In a must read Guardian column, Joris Luyendijk looks at the the response to the financial crisis over the last nine years and concludes it won’t save us from the next crash.
Because the response didn’t fix the underlying cause of the financial crisis, but rather rebuilt the financial system that produced the financial crisis.
As Mr. Luyendijk put it:
The main outcome of the crash is that the DNA of the system that nearly destroyed the world economy is still there. In 2015 Andrew Haldane, the Bank of England’s financial stability chief, suggested that not even the regulator can know what banks really own and owe because they are still allowed to hide so much off the balance sheet.
Please re-read Mr. Haldane’s observation about the banks still hiding the risks they are taking from the regulators. Then recall these are the very regulators who every year since the crisis started announce the banks can withstand financial armageddon without needing another taxpayer funded bailout.
Then ask yourself how can the regulators know the banks can withstand financial armageddon when a senior official at one of the regulators that conducts the bank stress tests admits the regulators have no idea what risks the banks are taking on?
Of course the regulators cannot due to the opacity of the banks.
Regular readers know in Transparency Games I explained opacity is the necessary condition for a financial crisis to occur. Mr. Luyendijk vividly describes the impact of opacity:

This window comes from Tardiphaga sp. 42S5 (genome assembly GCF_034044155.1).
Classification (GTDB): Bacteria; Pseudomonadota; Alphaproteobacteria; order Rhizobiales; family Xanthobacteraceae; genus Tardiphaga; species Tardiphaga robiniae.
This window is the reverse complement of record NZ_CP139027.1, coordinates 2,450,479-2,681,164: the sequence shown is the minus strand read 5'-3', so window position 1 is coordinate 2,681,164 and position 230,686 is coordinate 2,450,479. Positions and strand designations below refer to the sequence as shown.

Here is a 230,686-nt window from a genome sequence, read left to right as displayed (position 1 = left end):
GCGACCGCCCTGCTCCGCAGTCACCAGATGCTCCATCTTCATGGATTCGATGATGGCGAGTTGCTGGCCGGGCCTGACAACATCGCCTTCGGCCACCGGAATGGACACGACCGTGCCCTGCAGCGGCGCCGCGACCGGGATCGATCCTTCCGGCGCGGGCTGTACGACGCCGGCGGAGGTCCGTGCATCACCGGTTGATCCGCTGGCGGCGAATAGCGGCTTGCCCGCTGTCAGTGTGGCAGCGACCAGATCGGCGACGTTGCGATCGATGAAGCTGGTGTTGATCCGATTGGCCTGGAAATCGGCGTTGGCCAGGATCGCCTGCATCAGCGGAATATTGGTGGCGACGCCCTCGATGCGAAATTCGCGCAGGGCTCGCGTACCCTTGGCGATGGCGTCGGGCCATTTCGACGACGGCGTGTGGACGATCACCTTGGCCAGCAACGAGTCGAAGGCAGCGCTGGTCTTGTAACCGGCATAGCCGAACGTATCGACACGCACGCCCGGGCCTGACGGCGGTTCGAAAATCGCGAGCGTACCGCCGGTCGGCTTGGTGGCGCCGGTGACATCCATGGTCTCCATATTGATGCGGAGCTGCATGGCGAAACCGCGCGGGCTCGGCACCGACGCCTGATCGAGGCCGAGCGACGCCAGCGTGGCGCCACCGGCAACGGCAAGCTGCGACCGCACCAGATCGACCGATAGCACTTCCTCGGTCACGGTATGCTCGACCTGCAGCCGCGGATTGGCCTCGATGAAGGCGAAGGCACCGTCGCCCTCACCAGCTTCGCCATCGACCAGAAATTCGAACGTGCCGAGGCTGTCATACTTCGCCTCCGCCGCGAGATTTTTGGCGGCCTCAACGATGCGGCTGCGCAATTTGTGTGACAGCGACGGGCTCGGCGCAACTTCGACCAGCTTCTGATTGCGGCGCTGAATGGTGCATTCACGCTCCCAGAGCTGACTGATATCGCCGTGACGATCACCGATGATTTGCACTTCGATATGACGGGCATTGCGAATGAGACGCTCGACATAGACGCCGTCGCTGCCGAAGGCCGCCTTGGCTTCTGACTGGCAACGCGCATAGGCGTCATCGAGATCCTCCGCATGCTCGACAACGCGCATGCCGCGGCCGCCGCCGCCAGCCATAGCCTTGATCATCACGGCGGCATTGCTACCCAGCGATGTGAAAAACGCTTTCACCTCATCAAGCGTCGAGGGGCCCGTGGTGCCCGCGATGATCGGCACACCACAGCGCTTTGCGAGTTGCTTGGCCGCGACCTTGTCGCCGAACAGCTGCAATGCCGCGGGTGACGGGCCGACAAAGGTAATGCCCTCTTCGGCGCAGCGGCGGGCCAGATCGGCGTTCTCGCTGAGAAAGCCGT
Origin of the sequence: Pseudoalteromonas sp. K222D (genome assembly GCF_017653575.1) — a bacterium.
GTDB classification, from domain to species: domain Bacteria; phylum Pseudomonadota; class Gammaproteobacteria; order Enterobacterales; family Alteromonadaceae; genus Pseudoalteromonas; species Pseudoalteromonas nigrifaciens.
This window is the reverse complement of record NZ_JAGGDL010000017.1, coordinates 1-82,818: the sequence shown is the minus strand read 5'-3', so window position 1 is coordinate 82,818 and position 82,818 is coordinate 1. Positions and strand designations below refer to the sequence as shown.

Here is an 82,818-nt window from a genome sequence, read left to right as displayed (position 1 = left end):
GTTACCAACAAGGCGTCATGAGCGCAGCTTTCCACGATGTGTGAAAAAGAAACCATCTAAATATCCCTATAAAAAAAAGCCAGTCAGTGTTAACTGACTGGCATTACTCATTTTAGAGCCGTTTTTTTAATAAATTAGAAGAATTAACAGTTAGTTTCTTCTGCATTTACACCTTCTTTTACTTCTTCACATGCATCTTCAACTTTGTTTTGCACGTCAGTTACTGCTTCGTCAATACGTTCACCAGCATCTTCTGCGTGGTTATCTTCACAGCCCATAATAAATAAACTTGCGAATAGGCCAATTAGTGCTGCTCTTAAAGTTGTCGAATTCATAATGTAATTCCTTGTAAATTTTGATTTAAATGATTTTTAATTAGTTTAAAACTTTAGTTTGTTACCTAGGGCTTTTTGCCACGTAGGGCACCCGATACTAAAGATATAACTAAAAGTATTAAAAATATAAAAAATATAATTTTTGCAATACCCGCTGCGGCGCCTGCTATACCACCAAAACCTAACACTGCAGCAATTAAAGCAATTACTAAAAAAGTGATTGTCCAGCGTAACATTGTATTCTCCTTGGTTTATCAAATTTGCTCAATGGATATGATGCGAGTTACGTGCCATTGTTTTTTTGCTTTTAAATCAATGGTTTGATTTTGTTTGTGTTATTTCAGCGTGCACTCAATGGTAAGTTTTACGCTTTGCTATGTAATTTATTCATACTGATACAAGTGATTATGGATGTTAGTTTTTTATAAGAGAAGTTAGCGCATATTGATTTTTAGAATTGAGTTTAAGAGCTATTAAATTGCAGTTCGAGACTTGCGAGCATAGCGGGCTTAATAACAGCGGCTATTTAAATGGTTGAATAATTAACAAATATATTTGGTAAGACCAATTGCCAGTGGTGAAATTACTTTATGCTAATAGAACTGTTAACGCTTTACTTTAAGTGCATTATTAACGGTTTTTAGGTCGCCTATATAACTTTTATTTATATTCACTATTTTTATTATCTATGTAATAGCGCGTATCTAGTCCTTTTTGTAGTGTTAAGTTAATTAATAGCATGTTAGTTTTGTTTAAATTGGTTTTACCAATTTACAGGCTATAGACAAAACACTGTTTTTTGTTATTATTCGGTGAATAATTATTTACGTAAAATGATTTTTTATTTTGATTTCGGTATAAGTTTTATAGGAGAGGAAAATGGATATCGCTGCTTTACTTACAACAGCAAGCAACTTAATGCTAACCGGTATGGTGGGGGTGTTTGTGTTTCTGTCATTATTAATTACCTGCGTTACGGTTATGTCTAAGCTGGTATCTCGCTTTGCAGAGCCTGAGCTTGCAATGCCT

It is worth recalling just how close we were to unimaginable disaster after Lehman Brothers failed in September 2008. Since nobody in the sector knew what other banks’ real status, pure panic broke out. The entire global financial system threatened to collapse. [emphasis added]
Nothing has changed. The financial system is still opaque.
Why didn’t anything change?
In Transparency Games, I referred to the lack of change as the result of the efforts of the Opacity Protection Team. Mr. Luyendijk seconded this idea:
And without public awareness of the need for a genuinely different financial sector, there is precious little political capital in truly taking on the banks and their accomplices.
Who are these accomplices? Mr. Luyendijk observed:
Indeed, as soon as the shock of the Lehmans moment subsided, the banks went on the offensive again. In America the financial lobby has been able to make the Dodd Frank legislation – brought in after the crash to make things safer – all but unworkable. Huge campaign donations helped “financial business-friendly” politicians get elected and re-elected. Those presidents, prime ministers and finance ministers who stayed within the lines set by the financial sector were rewarded lavishly. Some got lucrative speaking engagements – Hillary Clinton’s $200,000 speeches to Goldman Sachs come to mind. Others found new work after their time in politics was over, with Tony Blair taking a reported £2m a year as a fixer for JP Morgan.
Truly changing the global financial system and preventing the next crash requires the restoration of transparency. This is the reason the Transparency Label Initiative was started.
Banks today are as opaque as they were at the beginning of the financial crisis. Banks were not investible then and they are not investible today.
Because an investor could not know what they own if they invest in a security issued by a bank. After all, if bank regulators don’t have access to all the risks a bank is taking on, how are investors who have even less transparency suppose to be able to assess the risk of a bank?